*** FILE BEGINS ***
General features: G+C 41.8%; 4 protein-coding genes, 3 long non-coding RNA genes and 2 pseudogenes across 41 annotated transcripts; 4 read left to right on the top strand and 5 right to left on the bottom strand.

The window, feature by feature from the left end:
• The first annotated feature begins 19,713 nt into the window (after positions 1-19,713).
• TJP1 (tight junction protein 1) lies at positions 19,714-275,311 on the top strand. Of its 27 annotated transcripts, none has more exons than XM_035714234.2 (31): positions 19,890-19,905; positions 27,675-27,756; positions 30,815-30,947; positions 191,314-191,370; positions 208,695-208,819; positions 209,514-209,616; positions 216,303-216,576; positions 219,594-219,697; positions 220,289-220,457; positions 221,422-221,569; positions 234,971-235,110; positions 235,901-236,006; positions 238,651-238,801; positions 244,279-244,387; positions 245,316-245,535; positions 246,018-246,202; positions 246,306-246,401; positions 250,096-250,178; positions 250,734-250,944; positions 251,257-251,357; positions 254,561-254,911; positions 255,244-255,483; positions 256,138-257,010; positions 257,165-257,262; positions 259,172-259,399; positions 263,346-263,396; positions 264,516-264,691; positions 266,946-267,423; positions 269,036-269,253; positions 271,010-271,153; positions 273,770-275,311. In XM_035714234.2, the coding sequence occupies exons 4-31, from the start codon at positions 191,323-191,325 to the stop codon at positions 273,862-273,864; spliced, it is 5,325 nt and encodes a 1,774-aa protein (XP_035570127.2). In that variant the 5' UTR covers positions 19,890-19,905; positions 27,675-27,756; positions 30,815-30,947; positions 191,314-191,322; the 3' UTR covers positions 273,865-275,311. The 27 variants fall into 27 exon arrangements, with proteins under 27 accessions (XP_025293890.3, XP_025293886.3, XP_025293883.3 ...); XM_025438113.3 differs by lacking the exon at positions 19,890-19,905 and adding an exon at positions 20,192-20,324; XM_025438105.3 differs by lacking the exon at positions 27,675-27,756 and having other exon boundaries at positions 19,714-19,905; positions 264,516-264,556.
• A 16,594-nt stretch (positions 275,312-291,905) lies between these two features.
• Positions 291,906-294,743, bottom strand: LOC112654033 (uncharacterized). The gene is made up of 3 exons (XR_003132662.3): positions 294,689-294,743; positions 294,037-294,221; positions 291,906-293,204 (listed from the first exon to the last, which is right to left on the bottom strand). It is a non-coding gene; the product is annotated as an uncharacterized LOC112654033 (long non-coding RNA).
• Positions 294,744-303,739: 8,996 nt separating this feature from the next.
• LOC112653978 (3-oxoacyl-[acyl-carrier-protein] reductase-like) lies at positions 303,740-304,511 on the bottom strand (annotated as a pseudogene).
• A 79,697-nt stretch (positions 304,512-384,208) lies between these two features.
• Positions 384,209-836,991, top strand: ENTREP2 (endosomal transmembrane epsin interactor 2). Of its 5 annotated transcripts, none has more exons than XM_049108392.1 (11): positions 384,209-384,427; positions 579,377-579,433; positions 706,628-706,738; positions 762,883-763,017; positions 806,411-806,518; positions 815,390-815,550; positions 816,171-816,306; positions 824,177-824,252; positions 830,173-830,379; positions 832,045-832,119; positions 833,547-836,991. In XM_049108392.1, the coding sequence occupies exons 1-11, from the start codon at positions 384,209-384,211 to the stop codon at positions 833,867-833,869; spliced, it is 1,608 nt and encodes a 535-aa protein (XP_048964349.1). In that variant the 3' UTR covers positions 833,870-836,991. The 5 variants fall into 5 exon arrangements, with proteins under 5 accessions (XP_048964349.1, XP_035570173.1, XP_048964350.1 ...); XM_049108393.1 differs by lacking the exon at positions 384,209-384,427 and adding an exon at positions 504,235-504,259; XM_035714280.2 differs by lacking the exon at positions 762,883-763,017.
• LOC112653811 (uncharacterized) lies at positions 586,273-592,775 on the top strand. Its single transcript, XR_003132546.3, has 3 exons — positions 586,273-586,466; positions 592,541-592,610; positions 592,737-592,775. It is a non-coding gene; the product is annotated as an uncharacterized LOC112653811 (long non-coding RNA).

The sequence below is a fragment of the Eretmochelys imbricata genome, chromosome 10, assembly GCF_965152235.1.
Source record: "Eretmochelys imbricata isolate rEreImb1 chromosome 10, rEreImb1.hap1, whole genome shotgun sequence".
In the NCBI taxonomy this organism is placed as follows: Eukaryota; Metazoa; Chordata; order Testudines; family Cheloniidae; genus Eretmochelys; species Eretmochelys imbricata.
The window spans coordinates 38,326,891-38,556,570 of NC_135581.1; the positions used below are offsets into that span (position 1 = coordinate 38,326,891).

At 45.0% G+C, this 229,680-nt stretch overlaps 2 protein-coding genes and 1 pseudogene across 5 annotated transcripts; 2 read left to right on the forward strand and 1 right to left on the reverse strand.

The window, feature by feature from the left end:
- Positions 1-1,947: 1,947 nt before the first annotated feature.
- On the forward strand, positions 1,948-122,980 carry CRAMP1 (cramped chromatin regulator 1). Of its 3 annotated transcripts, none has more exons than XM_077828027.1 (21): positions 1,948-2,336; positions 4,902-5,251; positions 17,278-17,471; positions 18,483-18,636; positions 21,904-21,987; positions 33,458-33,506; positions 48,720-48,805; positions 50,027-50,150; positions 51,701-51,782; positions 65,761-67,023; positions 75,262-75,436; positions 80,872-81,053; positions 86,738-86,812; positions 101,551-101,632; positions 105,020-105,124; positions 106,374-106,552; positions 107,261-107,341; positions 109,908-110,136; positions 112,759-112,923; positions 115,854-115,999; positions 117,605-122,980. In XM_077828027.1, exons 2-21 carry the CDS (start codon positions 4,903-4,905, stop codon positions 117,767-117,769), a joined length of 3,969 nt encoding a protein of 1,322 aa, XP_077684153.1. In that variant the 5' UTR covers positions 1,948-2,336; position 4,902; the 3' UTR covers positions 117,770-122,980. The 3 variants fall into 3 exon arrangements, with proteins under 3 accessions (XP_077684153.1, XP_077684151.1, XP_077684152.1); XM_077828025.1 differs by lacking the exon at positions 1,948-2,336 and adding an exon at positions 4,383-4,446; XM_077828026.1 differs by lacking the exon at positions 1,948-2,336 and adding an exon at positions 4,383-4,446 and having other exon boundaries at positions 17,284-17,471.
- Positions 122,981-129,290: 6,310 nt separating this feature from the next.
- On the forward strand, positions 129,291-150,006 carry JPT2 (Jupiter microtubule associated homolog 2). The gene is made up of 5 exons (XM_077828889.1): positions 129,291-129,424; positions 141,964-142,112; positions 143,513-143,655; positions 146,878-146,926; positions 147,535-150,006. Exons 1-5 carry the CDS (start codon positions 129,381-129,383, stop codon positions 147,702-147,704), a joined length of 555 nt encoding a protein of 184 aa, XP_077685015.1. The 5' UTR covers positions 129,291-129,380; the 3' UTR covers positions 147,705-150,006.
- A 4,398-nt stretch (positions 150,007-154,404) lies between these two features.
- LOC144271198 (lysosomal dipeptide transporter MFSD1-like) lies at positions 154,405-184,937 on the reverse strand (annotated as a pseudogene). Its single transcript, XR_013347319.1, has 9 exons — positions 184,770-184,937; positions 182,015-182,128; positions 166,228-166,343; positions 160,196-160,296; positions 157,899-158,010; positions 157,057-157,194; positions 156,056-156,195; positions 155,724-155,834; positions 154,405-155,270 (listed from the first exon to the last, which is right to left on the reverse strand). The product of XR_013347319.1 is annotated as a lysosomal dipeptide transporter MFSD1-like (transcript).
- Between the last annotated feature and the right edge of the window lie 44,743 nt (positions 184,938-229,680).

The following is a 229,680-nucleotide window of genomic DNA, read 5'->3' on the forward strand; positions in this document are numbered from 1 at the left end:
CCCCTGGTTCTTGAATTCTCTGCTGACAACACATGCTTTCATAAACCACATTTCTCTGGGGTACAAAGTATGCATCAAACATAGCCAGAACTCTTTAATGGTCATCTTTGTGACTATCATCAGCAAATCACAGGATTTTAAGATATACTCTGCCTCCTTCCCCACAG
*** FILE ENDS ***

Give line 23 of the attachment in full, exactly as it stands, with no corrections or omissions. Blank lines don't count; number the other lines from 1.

- LOC144271198 (lysosomal dipeptide transporter MFSD1-like) lies at positions 154,405-184,937 on the reverse strand (annotated as a pseudogene). Its single transcript, XR_013347319.1, has 9 exons — positions 184,770-184,937; positions 182,015-182,128; positions 166,228-166,343; positions 160,196-160,296; positions 157,899-158,010; positions 157,057-157,194; positions 156,056-156,195; positions 155,724-155,834; positions 154,405-155,270 (listed from the first exon to the last, which is right to left on the reverse strand). The product of XR_013347319.1 is annotated as a lysosomal dipeptide transporter MFSD1-like (transcript).